The Pension Fund and McDougall allege that "delivery clearly does not mean `filed.'" (Pls.' Resp. at 7). However, the Pension Fund and McDougall have failed to cite any law in support of their position. Unfortunately, neither the Federal Rules of Civil Procedure nor the Local Rules for the Eastern District of Missouri nor for the Northern District of Illinois provide a clear definition of the term "file." The court, however, has found several cases standing for the opposite of the Pension Fund and McDougall's position. Filing is complete once the document is delivered to and received by the proper official. United States v. Lombardo, 241 U.S. 73, 76, 36 S.Ct. 508, 60 L.Ed. 897 (1916) (basing this definition on the ordinary meaning of the word because Congress did not define "file" in the White Slave Act). Although Lombardo was decided before the Federal Rules of Civil Procedure were promulgated, courts have relied on it and Federal Rules of Civil Procedure 3, 5(e), and 77 for the same proposition. See, e.g., Milton v. United States, 105 F.2d 253, 255 (5th Cir. 1939) ("The word `filed' . . . requires of one filing a suit, merely the depositing of the instrument with the custodian for the purpose of being filed. Except where specific statute otherwise provides, and none such is present here, it charges him with no further duty, [and] subjects him to no untoward consequences."); Greeson v. Sherman, 265 F. Supp. 340, 342 (W.D.Va. 1967) ("If Rule 3 is read in conjunction with Rule 5 (e) . . . [a complaint is filed when] the complaint is delivered to an officer of the court who is authorized to receive it."); Freeman v. Giacomo Costa Fu Andrea, 282 F. Supp. 525, 527 (E.D.Pa. 1968) ("[I]t is settled law that delivery of a pleading to a proper official is sufficient to constitute filing thereof."). Thus, the delivery to and receipt by the clerk of Paramount's pleading in the parallel action in the Eastern District of Missouri constituted the filing.*fn3 Accordingly, Paramount's pleading which was "filed" at 9:10 a.m. was the first complaint to be filed.

Based on the first filed doctrine, Paramount contends that this court should dismiss this duplicative action. The parties rights should be resolved in either the Missouri court or this court, but not both. See, e.g., R.T.W. Int'l Corp. v. Proctor & Gamble Co., No. 92 C 1405, 1992 WL 131546, at *1 (N.D.Ill. May 29, 1992). Generally, "a federal suit may be dismissed `for reasons of wise judicial administration . . . whenever it is duplicative of a parallel action already pending in another federal court.'" Serlin v. Arthur Andersen & Co., 3 F.3d 221, 223 (7th Cir. 1993) (quoting Ridge Gold Std. Liquors v. Joseph E. Seagram, 572 F. Supp. 1210, 1213 (N.D.Ill. 1983)). While the location of the first suit's filing is a factor to consider when determining the proper forum, it is not determinative. R.T.W Int'l Corp., 1992 WL 131546, at *1. However, the plaintiff bears the burden of showing any special circumstances which justify a divergence from the "first-to-file" rule. Chicago Heights Steel v. Rapid Eng'g, Inc., No. 94 C 3579, 1995 WL 27398, at *1 (N.D.Ill. Jan. 23, 1995).

Neither of the parties dispute that this is a duplicative action. However, after conceding that the Northern District of Illinois is not a more convenient forum to the parties or witnesses, (Pls. Resp. at 8), the Pension Fund and McDougall contend that it is in the "interest of justice" that the court diverge from the "first-to-file" rule. First, the Pension Fund and McDougall allege that the following factors favor the Northern District of Illinois: (1) many of the Pension Fund's actions occurred in the office which is located in the Northern District of Illinois and (2) the arbitration and motion for reconsideration occurred in the Northern District of Illinois, which is the exclusive venue for all withdrawal liability arbitrations involving the Pension Fund. However, as the Pension Fund and McDougall correctly assert, the district court's review of the arbitrator's decision will be based on the record made during the arbitration. The fact that the Pension Fund's actions and the arbitration occurred within the Northern District of Illinois are therefore of no import and, thus, do not justify a divergence from the "first-to-file" rule. Both the Northern District of Illinois and the Eastern District of Missouri are equally able to review the arbitrator's decision.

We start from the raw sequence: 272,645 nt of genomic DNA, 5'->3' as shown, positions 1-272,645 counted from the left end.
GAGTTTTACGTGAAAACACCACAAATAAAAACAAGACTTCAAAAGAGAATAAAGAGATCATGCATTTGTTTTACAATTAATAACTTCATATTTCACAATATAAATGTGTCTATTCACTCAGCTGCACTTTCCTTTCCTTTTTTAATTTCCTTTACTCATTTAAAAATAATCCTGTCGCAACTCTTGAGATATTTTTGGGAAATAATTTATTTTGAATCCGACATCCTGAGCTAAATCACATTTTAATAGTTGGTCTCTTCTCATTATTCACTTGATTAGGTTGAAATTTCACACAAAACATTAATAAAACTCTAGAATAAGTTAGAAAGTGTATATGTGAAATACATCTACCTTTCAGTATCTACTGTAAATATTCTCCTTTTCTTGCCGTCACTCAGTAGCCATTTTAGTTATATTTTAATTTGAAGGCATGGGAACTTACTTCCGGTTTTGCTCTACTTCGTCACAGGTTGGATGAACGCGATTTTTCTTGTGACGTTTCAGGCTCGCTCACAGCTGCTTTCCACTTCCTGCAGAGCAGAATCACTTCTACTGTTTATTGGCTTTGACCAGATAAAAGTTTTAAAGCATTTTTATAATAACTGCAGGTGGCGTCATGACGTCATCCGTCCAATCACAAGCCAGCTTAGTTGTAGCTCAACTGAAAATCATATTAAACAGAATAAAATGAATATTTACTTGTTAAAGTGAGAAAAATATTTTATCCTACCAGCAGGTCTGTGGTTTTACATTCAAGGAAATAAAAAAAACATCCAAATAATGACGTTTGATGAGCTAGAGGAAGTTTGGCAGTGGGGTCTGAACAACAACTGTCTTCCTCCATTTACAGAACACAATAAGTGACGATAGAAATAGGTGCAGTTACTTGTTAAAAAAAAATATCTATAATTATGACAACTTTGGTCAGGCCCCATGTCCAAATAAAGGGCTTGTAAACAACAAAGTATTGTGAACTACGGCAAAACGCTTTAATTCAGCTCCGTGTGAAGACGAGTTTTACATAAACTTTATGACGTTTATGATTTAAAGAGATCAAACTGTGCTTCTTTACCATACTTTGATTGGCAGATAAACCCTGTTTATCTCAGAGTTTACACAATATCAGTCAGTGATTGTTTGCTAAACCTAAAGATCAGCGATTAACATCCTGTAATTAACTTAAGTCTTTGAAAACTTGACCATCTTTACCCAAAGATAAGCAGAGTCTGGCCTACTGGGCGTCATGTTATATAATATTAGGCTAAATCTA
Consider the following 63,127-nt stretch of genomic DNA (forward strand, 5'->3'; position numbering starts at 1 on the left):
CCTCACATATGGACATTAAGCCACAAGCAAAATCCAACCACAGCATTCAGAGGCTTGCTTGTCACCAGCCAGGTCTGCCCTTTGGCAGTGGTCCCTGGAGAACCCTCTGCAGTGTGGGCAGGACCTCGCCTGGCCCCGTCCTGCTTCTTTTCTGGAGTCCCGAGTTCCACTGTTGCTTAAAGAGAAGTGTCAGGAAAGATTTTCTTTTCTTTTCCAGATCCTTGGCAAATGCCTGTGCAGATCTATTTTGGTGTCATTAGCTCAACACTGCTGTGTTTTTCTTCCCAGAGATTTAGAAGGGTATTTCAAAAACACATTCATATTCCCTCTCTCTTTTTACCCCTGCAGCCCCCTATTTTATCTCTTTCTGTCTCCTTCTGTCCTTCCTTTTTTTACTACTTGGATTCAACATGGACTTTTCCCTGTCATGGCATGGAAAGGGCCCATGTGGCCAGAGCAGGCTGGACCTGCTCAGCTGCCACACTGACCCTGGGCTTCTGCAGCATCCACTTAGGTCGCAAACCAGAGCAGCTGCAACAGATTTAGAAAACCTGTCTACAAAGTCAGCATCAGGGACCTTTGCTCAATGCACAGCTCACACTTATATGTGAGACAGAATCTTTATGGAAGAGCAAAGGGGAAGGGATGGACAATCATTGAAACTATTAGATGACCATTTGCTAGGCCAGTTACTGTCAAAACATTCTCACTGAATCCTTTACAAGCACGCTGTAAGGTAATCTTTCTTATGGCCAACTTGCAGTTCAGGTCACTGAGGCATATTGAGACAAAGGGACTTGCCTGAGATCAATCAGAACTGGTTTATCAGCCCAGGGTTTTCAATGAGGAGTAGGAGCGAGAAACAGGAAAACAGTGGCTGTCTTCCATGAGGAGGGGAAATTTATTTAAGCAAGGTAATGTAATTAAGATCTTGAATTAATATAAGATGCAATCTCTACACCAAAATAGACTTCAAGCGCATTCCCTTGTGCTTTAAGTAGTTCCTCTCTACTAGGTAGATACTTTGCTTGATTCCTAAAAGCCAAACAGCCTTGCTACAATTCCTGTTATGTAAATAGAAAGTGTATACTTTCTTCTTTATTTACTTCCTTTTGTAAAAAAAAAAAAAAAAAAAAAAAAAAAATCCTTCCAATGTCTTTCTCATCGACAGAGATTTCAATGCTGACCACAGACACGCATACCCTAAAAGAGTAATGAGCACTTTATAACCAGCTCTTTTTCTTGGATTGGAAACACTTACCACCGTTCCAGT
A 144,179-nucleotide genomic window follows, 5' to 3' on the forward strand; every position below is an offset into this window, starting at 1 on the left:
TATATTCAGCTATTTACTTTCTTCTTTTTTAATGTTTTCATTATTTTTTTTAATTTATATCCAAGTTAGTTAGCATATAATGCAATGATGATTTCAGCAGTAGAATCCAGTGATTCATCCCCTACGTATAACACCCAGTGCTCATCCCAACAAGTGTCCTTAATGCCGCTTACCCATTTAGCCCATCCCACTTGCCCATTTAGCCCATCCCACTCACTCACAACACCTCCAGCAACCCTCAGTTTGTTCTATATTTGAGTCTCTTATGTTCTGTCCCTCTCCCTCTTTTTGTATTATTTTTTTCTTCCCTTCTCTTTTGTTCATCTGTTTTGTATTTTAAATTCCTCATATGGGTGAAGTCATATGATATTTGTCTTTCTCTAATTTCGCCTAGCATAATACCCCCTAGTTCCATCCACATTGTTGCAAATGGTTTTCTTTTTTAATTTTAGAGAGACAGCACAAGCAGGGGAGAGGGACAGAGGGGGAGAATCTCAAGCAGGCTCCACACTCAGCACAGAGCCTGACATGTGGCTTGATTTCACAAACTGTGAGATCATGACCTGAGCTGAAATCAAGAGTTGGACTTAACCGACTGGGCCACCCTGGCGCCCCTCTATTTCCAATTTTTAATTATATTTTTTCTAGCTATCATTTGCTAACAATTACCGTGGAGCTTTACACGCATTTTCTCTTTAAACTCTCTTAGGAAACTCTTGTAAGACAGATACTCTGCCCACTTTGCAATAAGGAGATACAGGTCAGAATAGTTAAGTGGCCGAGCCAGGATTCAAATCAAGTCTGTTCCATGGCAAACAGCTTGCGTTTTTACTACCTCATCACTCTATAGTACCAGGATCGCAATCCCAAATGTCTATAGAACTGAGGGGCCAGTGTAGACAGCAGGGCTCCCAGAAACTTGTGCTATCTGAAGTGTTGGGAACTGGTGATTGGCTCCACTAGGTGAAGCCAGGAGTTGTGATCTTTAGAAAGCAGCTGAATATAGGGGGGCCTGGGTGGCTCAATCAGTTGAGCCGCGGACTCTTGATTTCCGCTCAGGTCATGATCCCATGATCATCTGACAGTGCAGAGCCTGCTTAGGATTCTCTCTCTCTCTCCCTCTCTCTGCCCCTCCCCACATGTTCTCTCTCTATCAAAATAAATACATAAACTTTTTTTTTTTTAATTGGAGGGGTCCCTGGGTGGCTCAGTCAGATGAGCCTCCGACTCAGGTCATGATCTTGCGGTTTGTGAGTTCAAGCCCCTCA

The Pension Fund and McDougall also allege that the Northern District of Illinois is the proper forum because a Seventh Circuit case may be controlling precedent. However, the district court in the Eastern District of Missouri will be able to consider any possible Seventh Circuit law and the Pension Fund and McDougall have cited nothing in support of an opposite conclusion. Thus, because this is duplicative of an already pending suit in the Eastern District of Missouri and the Pension Fund and McDougall have shown no special circumstances which justify this court's divergence from the "first-to-file" rule, Paramount's motion to dismiss is granted.

Having granted Paramount's motion to dismiss on the ground that this is a duplicative action of the motion pending before the Eastern District of Missouri, this court will not address Paramount's alternative motion to dismiss for failure to state a claim pursuant to Federal Rule of Civil Procedure 12(b)(6).

CONCLUSION

For the foregoing reasons, the court grants Paramount's motion to dismiss. Accordingly, the Pension Fund and McDougall's case against Paramount is dismissed without prejudice.